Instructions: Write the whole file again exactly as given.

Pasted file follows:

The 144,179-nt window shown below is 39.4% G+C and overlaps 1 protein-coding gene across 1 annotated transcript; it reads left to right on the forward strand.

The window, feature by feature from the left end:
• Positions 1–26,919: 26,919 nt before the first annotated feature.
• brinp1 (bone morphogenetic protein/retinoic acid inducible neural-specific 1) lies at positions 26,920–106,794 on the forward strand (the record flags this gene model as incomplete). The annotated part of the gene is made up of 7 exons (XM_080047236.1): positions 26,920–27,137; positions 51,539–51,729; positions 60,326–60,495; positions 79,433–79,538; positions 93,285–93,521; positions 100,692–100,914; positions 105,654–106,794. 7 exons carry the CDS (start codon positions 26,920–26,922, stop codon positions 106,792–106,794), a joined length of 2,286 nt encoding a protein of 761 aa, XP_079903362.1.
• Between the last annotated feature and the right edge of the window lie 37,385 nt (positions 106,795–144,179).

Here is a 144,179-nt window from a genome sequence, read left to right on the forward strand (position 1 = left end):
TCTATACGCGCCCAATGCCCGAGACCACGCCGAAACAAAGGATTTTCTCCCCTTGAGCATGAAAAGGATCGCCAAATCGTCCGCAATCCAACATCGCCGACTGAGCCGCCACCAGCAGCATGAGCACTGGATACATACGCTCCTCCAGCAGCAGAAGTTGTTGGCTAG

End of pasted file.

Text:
The 144,179-nt window shown below is 39.4% G+C and overlaps 1 protein-coding gene across 1 annotated transcript; it reads left to right on the forward strand.

The window, feature by feature from the left end:
• Positions 1–26,919: 26,919 nt before the first annotated feature.
• brinp1 (bone morphogenetic protein/retinoic acid inducible neural-specific 1) lies at positions 26,920–106,794 on the forward strand (the record flags this gene model as incomplete). The annotated part of the gene is made up of 7 exons (XM_080047236.1): positions 26,920–27,137; positions 51,539–51,729; positions 60,326–60,495; positions 79,433–79,538; positions 93,285–93,521; positions 100,692–100,914; positions 105,654–106,794. 7 exons carry the CDS (start codon positions 26,920–26,922, stop codon positions 106,792–106,794), a joined length of 2,286 nt encoding a protein of 761 aa, XP_079903362.1.
• Between the last annotated feature and the right edge of the window lie 37,385 nt (positions 106,795–144,179).

Here is a 144,179-nt window from a genome sequence, read left to right on the forward strand (position 1 = left end):
TCTATACGCGCCCAATGCCCGAGACCACGCCGAAACAAAGGATTTTCTCCCCTTGAGCATGAAAAGGATCGCCAAATCGTCCGCAATCCAACATCGCCGACTGAGCCGCCACCAGCAGCATGAGCACTGGATACATACGCTCCTCCAGCAGCAGAAGTTGTTGGCTAG